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Author William Landay
“Defending Jacob” is a courtroom thriller about an assistant district attorney’s teen-age son accused of murdering a classmate. Andy Barber and his wife are happily married with a 14-year old son, Jacob, who was greatly bullied at school, particularly by a student named Ben Rifkin. When Ben Rifkin’s body was found in a ditch on the way to school, the shocked townsfolk thought it was the work of a known child predator in the area. When the police found Jacob Barber’s bloodied fingerprint on Ben’s jacket, the boy admitted to them that he came across the body on the way to school, turned it over, and went on his way, not wanting to become involved.
Andy’s protégé, Neal Logiudice, avaricious to take over as first Assistant D.A., suggested that Andy should not oversee the case because it took place at his son’s school. Andy reluctantly agreed, but when Jacob becomes the prime suspect due to circumstances including his fingerprint on the jacket, Andy takes on his son’s defense in court.
Andy and his wife, Laurie, college sweethearts, have always put family first, but now they realize how little they know about their son who is usually withdrawn and antisocial. Nevertheless, they believe wholeheartedly in his innocence. The novel demonstrates how tragedy can pull a family apart, slowly deteriorating important bonds. Andy had kept a major secret from Laurie concerning his family and felt compelled to reveal it when Jacob became the suspect. These facts wore down Laurie to the point of losing weight, aging ungracefully, and diminishing her faith in her husband. Neal Logiudice, the prosecutor, reveals these facts, helping him to shore up his case. Courtroom sequences illustrate author William Landay’s own background as an assistant D.A. in Massachusetts.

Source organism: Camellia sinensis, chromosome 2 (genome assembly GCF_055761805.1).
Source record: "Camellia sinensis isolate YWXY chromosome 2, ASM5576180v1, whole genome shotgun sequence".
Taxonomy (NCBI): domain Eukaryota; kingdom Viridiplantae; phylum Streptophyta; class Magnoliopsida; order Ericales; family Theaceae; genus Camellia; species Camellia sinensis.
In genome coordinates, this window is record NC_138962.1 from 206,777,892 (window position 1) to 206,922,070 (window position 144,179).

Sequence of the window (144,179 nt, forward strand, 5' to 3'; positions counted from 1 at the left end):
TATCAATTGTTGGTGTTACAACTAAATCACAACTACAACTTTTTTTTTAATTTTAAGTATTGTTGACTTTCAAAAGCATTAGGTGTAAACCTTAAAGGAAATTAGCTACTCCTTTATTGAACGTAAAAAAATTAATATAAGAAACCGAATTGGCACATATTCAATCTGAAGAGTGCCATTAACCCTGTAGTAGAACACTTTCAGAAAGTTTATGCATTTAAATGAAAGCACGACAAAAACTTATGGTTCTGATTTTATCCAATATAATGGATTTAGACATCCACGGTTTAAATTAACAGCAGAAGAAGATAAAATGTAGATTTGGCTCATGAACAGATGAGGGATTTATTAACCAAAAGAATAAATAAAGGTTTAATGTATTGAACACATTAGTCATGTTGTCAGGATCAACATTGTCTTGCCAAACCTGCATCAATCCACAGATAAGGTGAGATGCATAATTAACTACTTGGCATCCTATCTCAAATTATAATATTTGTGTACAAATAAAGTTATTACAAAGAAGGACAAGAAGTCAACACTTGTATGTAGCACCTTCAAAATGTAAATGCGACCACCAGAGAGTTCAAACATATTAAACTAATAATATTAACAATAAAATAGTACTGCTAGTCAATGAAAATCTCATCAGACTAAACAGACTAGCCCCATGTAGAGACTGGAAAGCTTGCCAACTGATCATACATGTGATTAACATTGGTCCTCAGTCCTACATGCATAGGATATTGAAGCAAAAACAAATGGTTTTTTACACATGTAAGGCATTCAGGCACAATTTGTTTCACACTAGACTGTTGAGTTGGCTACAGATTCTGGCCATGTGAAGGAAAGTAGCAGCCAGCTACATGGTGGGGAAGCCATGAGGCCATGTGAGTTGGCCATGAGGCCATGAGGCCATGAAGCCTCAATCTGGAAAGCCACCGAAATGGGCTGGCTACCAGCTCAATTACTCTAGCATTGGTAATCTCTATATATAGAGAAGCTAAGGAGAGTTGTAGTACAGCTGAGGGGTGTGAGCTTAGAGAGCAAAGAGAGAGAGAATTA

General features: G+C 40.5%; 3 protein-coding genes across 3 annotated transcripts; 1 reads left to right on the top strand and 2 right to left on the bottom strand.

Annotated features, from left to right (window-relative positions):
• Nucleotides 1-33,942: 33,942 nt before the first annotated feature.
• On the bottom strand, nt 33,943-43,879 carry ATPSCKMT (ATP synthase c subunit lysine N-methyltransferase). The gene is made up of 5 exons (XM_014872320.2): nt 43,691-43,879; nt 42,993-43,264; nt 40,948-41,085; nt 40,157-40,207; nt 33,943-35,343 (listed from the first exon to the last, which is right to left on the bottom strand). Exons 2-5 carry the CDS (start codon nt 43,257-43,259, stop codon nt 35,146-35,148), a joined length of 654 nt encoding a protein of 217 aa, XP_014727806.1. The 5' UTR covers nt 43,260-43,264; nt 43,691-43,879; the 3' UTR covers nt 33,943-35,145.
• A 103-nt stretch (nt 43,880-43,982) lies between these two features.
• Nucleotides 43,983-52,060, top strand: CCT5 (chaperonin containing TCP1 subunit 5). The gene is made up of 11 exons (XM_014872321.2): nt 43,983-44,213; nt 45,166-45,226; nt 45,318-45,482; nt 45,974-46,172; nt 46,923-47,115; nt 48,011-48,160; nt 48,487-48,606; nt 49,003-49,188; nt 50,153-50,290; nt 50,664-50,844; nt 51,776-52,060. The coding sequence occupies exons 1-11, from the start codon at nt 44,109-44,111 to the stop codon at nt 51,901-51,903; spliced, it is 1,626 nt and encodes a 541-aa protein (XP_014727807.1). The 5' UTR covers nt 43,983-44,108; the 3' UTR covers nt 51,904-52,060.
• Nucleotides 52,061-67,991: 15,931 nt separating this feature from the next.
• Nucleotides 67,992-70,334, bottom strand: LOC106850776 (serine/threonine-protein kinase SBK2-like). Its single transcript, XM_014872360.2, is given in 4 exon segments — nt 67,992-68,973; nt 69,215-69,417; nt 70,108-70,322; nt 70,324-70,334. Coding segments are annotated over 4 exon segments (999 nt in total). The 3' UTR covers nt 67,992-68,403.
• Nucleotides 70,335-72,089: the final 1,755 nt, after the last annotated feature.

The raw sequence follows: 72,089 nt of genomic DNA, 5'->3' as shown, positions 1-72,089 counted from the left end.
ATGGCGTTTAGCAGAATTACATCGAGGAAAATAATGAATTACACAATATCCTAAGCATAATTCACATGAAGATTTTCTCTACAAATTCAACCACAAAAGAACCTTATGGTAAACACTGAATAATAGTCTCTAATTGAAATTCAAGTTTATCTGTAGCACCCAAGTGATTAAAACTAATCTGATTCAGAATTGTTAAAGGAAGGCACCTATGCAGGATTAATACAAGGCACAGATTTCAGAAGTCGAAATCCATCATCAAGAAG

How far will a father go to protect his son? How devious can a prosecutor be to advance himself politically when the right case comes along? These questions will undoubtedly come up in Book Clubs throughout the country in the next year. The last hundred pages are loaded with twists and turns which the reader could never have foreseen. William Landay has produced the most readable novel to emerge on the scene in the past fifty years. I am certain some screenwriter will get hold of “Defending Jacob” and bring it to the screen within the next three years.